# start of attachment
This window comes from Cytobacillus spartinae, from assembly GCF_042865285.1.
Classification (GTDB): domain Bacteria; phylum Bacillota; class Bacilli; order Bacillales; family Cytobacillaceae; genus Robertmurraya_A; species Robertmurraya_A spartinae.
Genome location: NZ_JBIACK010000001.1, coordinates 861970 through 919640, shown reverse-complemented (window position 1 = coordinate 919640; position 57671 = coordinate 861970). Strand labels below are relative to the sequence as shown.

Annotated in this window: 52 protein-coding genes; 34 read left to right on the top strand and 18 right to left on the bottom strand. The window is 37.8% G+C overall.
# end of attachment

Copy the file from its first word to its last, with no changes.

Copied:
This window comes from Cytobacillus spartinae, from assembly GCF_042865285.1.
Classification (GTDB): domain Bacteria; phylum Bacillota; class Bacilli; order Bacillales; family Cytobacillaceae; genus Robertmurraya_A; species Robertmurraya_A spartinae.
Genome location: NZ_JBIACK010000001.1, coordinates 861970 through 919640, shown reverse-complemented (window position 1 = coordinate 919640; position 57671 = coordinate 861970). Strand labels below are relative to the sequence as shown.

Annotated in this window: 52 protein-coding genes; 34 read left to right on the top strand and 18 right to left on the bottom strand. The window is 37.8% G+C overall.